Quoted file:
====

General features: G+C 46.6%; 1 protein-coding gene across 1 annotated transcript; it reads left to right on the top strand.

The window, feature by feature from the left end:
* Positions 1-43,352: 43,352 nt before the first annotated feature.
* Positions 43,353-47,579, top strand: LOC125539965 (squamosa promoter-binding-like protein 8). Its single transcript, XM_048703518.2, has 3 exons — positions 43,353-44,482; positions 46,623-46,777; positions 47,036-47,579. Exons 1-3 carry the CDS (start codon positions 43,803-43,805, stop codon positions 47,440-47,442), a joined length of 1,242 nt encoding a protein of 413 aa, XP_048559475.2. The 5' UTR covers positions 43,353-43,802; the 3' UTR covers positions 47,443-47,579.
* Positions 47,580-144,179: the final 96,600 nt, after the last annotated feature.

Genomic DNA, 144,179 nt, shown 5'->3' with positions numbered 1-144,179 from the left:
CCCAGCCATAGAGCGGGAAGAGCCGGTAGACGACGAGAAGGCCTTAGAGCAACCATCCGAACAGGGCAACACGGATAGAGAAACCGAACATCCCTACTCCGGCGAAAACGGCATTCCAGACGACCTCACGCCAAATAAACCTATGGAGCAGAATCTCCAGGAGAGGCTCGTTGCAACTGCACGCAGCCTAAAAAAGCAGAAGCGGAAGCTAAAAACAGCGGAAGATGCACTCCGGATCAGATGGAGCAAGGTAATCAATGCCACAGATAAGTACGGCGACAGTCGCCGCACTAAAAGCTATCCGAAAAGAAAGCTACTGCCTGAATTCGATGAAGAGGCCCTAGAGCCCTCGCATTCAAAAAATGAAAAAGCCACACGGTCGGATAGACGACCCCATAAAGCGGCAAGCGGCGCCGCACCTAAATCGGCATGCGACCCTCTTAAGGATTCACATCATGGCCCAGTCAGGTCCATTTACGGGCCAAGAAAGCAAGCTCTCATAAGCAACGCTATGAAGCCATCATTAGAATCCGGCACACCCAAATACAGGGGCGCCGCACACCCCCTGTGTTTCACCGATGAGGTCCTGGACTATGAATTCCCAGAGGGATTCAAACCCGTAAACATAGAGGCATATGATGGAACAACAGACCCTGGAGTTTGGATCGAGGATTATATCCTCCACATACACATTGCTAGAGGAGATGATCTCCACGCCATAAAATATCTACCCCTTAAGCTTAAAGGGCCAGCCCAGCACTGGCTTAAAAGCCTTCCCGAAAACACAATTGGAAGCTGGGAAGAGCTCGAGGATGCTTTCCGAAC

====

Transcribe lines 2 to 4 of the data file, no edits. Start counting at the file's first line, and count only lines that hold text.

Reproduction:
The window, feature by feature from the left end:
* Positions 1-43,352: 43,352 nt before the first annotated feature.
* Positions 43,353-47,579, top strand: LOC125539965 (squamosa promoter-binding-like protein 8). Its single transcript, XM_048703518.2, has 3 exons — positions 43,353-44,482; positions 46,623-46,777; positions 47,036-47,579. Exons 1-3 carry the CDS (start codon positions 43,803-43,805, stop codon positions 47,440-47,442), a joined length of 1,242 nt encoding a protein of 413 aa, XP_048559475.2. The 5' UTR covers positions 43,353-43,802; the 3' UTR covers positions 47,443-47,579.